Citi reported fourth-quarter earnings on Friday that beat on the top and bottom lines — but the stock has been down all day nonetheless.
At the time of writing, it was down about 6.5%.
Markets in general are down on Friday, but Citi has dropped much more significantly than the other major Wall Street banks.
The firm reported adjusted earnings per share of $1.06 for the quarter, on revenue of $18.6 billion.
Analysts were expecting adjusted earnings per share of $1.05 on revenue of $17.93 billion, according to Bloomberg.
Citi’s full-year net income came in at $17.2 billion — up significantly from its 2014 net income of $7.3 billion.
CEO Michael Corbat said in a statement, “The $17.1 billion we generated in net income was the highest since 2006, when our company was very different in terms of headcount, footprint, mix of businesses, and assets.”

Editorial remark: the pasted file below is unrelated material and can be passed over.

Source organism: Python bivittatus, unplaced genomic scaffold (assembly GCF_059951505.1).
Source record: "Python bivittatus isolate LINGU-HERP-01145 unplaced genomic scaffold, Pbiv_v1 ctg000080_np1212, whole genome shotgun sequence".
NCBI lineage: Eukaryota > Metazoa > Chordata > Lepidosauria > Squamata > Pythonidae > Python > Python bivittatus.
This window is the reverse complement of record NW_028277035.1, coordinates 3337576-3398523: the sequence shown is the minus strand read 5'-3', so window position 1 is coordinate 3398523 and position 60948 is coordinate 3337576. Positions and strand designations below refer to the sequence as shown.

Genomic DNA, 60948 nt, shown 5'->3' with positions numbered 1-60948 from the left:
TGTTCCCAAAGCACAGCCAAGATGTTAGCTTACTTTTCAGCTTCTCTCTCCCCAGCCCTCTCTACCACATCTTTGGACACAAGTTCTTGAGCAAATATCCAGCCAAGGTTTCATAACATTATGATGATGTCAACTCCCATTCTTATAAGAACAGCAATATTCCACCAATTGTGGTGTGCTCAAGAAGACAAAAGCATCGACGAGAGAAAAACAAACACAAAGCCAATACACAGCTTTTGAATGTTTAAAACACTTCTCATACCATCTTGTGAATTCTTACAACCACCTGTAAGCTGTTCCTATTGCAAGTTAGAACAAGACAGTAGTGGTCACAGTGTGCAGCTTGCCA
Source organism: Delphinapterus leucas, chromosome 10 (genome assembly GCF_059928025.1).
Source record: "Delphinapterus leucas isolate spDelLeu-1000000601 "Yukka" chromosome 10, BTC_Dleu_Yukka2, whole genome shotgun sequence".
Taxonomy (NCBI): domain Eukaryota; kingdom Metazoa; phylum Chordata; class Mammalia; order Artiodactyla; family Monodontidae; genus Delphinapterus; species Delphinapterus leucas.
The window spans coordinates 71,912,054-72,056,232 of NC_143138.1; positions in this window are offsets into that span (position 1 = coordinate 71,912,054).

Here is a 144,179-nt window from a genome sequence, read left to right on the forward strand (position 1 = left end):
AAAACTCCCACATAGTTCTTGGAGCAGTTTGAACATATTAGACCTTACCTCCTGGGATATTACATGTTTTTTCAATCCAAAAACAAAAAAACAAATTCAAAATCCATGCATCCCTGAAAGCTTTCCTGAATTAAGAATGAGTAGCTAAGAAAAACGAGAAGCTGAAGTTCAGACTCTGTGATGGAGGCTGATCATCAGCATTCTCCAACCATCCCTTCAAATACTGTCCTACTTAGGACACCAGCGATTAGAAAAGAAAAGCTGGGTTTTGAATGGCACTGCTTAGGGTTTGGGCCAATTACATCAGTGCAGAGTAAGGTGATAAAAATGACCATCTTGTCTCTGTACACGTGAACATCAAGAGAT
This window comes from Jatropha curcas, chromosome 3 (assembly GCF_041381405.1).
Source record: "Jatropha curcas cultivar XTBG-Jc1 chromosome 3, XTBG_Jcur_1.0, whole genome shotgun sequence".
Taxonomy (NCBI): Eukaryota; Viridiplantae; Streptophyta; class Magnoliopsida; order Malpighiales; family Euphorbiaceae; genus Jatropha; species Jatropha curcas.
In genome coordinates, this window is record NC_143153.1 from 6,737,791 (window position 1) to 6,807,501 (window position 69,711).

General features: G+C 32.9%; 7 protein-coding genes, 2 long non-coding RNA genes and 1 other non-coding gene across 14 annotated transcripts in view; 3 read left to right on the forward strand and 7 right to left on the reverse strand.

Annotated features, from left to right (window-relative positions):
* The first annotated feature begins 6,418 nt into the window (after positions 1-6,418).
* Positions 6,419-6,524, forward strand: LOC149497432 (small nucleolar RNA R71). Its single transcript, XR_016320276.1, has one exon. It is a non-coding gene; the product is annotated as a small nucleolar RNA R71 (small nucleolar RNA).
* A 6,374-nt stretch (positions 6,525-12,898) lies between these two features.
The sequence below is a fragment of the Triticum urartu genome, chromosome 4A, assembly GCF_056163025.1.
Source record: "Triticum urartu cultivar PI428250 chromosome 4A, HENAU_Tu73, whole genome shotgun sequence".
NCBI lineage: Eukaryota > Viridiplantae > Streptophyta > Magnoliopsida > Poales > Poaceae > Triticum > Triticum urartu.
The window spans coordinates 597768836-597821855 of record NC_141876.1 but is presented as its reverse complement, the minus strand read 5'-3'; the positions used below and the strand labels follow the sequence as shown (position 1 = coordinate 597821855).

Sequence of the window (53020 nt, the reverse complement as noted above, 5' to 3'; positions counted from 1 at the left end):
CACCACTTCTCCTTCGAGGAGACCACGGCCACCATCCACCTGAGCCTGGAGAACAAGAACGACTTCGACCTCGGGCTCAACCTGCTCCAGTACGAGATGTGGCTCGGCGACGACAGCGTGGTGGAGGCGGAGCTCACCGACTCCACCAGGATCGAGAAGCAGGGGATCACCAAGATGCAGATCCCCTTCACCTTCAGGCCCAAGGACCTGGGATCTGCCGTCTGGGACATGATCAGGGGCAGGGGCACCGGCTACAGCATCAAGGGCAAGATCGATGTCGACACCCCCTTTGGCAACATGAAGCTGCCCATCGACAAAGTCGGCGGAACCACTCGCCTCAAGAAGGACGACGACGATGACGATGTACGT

The firm’s structure has changed dramatically since that time. In 2007, Citi had 374,000 employees, according to The New York Times. In 2014, that number was down to 243,000.
Post-crisis regulations have forced the bank to hold a higher capital-to-leverage ratio, and net income has, as a result, been down. That is, until now.
So why is the stock getting slammed, then?
As Seeking Alpha points out, the earnings statement is full of one-off items which cloud the picture of Citigroup’s clean operating earnings.
Citi executives will hold a call with analysts at 11:30 on Friday. We’ll find out more then.
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